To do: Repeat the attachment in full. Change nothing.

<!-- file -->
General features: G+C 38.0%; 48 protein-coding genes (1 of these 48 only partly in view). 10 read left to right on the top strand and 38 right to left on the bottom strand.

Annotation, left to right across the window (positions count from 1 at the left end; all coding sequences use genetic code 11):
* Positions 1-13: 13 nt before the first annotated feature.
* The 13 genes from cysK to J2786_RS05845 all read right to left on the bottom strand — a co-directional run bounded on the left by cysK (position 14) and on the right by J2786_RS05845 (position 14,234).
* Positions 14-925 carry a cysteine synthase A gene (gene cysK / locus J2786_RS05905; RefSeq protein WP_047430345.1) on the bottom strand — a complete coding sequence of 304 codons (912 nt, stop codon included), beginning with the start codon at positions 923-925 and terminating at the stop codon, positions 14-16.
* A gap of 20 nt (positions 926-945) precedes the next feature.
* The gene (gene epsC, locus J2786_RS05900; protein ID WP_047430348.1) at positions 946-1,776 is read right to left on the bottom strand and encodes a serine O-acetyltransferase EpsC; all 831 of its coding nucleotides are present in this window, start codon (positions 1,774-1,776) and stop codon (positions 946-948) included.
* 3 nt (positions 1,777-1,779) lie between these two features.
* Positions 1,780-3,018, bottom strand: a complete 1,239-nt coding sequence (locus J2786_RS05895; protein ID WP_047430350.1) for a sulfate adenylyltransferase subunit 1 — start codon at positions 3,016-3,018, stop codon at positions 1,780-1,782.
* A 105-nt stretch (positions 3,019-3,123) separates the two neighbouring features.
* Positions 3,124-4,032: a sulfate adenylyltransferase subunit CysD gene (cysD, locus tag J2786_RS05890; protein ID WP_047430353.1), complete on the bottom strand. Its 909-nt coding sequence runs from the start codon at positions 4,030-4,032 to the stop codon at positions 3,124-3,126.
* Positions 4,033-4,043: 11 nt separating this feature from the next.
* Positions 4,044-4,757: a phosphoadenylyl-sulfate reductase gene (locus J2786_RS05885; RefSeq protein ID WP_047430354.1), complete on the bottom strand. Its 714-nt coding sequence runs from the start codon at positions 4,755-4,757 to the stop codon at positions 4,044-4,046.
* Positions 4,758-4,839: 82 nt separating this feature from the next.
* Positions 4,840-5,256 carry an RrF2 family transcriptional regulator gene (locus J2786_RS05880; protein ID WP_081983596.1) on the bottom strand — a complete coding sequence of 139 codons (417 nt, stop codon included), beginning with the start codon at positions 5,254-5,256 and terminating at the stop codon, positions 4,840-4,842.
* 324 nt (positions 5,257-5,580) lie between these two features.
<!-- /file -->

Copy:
General features: G+C 38.0%; 48 protein-coding genes (1 of these 48 only partly in view). 10 read left to right on the top strand and 38 right to left on the bottom strand.

Annotation, left to right across the window (positions count from 1 at the left end; all coding sequences use genetic code 11):
* Positions 1-13: 13 nt before the first annotated feature.
* The 13 genes from cysK to J2786_RS05845 all read right to left on the bottom strand — a co-directional run bounded on the left by cysK (position 14) and on the right by J2786_RS05845 (position 14,234).
* Positions 14-925 carry a cysteine synthase A gene (gene cysK / locus J2786_RS05905; RefSeq protein WP_047430345.1) on the bottom strand — a complete coding sequence of 304 codons (912 nt, stop codon included), beginning with the start codon at positions 923-925 and terminating at the stop codon, positions 14-16.
* A gap of 20 nt (positions 926-945) precedes the next feature.
* The gene (gene epsC, locus J2786_RS05900; protein ID WP_047430348.1) at positions 946-1,776 is read right to left on the bottom strand and encodes a serine O-acetyltransferase EpsC; all 831 of its coding nucleotides are present in this window, start codon (positions 1,774-1,776) and stop codon (positions 946-948) included.
* 3 nt (positions 1,777-1,779) lie between these two features.
* Positions 1,780-3,018, bottom strand: a complete 1,239-nt coding sequence (locus J2786_RS05895; protein ID WP_047430350.1) for a sulfate adenylyltransferase subunit 1 — start codon at positions 3,016-3,018, stop codon at positions 1,780-1,782.
* A 105-nt stretch (positions 3,019-3,123) separates the two neighbouring features.
* Positions 3,124-4,032: a sulfate adenylyltransferase subunit CysD gene (cysD, locus tag J2786_RS05890; protein ID WP_047430353.1), complete on the bottom strand. Its 909-nt coding sequence runs from the start codon at positions 4,030-4,032 to the stop codon at positions 3,124-3,126.
* Positions 4,033-4,043: 11 nt separating this feature from the next.
* Positions 4,044-4,757: a phosphoadenylyl-sulfate reductase gene (locus J2786_RS05885; RefSeq protein ID WP_047430354.1), complete on the bottom strand. Its 714-nt coding sequence runs from the start codon at positions 4,755-4,757 to the stop codon at positions 4,044-4,046.
* Positions 4,758-4,839: 82 nt separating this feature from the next.
* Positions 4,840-5,256 carry an RrF2 family transcriptional regulator gene (locus J2786_RS05880; protein ID WP_081983596.1) on the bottom strand — a complete coding sequence of 139 codons (417 nt, stop codon included), beginning with the start codon at positions 5,254-5,256 and terminating at the stop codon, positions 4,840-4,842.
* 324 nt (positions 5,257-5,580) lie between these two features.